Unlocking cases during lockdown… and finding out who really cares

An adjusted work flow is the reality for so many people around the world because of the pandemic, for me it has given an opportunity to follow up on many cases that are part of the scourge that is the trade in leopard body parts in South Asia. Making contact with the right people to get information is not always easy at the best of times so persistence is key. When you’re passionate about something persistence is easier especially if there is the drive of knowing it is the right thing to do for a species not getting enough help.

Investigation and judicial processes when followed up give good indications of how seriously cases are treated, that varies a lot, giving further indications of who really cares about such matters when it comes to the leopard. Alas, it is an animal which suffers from a lack of care and emphasis right through the chain. Not totally however, there are some good people involved, as I’ve mentioned before, it’s easy to strike up a quick and strong empathy with those people and in a short period of time networks can be strengthened. There are some truly dedicated people involved in combating wildlife crime, in law enforcement and other investigation sectors, and doing all that is possible for these specialists is vital.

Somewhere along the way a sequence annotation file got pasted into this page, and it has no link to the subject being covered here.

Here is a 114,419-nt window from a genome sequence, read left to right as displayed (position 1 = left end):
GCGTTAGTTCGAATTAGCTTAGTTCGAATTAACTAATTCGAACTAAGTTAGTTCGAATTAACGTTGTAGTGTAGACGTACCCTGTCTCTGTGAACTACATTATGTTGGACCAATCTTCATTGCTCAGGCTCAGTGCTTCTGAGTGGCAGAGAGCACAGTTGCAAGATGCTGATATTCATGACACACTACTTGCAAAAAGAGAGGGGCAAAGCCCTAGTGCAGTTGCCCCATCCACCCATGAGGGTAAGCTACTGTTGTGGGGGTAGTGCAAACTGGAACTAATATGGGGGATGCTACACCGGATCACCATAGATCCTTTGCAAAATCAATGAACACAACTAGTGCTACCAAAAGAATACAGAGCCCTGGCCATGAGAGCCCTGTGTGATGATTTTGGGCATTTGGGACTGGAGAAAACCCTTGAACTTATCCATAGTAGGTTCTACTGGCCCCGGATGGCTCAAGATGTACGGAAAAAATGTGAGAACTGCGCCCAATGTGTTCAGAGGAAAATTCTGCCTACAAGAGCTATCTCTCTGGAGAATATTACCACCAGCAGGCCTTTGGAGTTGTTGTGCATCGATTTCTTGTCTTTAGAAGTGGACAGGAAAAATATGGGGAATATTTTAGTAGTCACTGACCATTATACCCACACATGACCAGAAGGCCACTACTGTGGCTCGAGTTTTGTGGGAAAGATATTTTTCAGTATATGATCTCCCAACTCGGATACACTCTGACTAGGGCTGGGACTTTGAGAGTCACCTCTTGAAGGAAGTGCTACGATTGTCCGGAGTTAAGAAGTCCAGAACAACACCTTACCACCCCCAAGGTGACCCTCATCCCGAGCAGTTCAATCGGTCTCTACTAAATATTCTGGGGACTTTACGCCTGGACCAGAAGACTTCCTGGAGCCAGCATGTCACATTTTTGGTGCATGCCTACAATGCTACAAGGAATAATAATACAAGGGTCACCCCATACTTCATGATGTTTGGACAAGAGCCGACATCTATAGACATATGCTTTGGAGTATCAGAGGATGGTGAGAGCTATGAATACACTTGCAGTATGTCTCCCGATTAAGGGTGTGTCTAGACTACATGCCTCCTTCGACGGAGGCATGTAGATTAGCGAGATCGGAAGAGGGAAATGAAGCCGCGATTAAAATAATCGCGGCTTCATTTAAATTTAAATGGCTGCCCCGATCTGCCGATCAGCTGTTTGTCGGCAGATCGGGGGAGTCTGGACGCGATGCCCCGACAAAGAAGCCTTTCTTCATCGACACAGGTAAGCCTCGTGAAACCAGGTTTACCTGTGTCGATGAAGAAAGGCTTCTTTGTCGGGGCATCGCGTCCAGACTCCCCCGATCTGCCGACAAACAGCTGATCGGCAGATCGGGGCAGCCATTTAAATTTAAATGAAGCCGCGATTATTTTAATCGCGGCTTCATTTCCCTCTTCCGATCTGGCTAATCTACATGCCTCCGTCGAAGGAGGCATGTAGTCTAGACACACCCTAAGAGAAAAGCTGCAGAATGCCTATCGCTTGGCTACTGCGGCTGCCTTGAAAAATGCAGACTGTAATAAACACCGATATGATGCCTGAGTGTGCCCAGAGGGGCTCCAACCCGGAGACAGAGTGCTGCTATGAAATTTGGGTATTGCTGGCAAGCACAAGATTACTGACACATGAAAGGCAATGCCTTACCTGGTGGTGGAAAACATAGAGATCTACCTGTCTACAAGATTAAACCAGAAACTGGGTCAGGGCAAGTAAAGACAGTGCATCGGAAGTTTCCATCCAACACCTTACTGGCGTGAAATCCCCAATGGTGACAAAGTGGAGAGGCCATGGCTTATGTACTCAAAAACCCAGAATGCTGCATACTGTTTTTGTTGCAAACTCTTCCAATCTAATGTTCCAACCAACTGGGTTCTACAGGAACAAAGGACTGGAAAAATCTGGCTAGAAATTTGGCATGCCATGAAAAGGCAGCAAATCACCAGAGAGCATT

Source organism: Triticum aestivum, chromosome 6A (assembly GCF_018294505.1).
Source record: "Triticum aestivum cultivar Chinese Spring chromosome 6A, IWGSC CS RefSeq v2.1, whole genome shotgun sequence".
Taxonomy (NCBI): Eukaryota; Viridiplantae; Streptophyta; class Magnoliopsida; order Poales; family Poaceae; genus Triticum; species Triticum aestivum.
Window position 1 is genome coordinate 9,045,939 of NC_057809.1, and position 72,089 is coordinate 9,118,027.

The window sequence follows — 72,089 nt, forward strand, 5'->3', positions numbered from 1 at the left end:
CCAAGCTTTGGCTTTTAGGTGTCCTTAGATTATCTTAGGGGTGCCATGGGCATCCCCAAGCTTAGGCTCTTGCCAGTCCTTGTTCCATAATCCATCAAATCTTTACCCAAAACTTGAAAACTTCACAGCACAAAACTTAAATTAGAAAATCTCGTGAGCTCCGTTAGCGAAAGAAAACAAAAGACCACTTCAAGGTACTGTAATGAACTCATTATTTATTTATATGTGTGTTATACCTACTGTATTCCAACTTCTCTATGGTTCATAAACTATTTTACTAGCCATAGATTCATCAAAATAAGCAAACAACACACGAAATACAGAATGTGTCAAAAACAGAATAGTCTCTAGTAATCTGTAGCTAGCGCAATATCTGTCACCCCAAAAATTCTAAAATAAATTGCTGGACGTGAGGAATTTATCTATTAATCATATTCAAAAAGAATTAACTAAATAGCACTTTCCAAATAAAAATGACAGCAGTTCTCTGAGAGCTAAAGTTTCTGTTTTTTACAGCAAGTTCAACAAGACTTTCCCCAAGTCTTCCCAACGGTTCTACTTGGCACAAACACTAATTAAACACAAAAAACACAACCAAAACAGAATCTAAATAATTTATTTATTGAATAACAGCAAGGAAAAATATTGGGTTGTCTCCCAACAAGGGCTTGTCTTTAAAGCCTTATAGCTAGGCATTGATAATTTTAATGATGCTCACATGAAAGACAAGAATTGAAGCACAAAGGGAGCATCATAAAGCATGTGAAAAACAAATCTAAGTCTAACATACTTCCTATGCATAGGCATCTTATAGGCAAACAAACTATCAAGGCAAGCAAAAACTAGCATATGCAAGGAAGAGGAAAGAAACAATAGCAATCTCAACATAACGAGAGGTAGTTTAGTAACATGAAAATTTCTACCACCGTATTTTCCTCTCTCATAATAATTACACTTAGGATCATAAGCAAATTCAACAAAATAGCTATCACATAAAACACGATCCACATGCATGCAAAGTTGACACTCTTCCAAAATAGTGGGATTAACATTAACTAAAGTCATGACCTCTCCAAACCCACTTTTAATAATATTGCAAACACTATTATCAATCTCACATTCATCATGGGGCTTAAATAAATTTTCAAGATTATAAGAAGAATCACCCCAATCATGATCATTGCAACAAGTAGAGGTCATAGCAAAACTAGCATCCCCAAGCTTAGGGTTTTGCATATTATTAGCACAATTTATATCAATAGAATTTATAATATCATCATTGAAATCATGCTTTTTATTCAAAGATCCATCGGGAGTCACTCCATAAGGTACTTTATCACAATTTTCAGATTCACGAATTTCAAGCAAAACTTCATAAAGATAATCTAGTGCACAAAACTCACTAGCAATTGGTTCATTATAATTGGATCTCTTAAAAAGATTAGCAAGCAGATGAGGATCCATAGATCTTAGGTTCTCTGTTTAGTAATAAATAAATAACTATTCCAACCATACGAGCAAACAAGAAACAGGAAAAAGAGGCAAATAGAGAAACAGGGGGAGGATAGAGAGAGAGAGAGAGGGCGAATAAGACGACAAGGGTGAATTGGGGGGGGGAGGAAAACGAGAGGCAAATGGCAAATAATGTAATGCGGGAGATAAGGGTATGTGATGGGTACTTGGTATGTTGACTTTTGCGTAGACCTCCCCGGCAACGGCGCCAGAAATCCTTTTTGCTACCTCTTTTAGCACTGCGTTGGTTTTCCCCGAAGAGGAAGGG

It is that very dynamic which gives me some hope, getting the right people involved, as quickly as possible separating the talkers from the doers. The poaching/trafficking of the leopard is something that will only be reduced by strengthening these networks (anti-poaching/trafficking) and resourcing them, the expertise is there and there are certainly others like me who are driven to reducing the amount of these magnificent animals are being killed in snares, by poisoning and other despicable ways. I’ve also mentioned before that compassion for the species you are trying to protect has its role in conservation.

Poaching/trafficking of leopards is complicated, the players can vary from a solo hunter to vast criminal networks, this is one reason why every case is important to understand, the threats to leopards in certain areas can be countered with more efficiency. Every case is different however, poachers and traders are people and people are different. This is why it is important not to generalize, take anything for granted. There is one common ingredient though, it’s money and right now during this pandemic there are those who see the killing of wild animals as either easy money or of a way of economic survival.

This is why following up cases of even a year ago can be so valuable if it throws up information about someone who may be active now. Following up can tell the story if people were indeed locked up or perhaps weren’t and then there is the need to understand why not. A slap on the wrist financial penalty can be nothing when there is a lot of money to be made. This could mean the difference between life or death for a leopard or some other wild animal. That makes the effort worth it for the people who care.

Appended just before 5am the next day after a pretty much sleepless night working on LeopardEye and understanding a lot of information about poaching coming through in the last few hours:

And later, at the end of day, after some hot jungle work, some random thoughts appended:

Appended 24 May 2020, an acknowledgement for the help of the Katy Adamson Conservation Fund (KACF) for their help for the community team which works hard in anti-poaching and coexistence strategy. When WildTiger updates as the situation with the pandemic settles down there will be more on this team: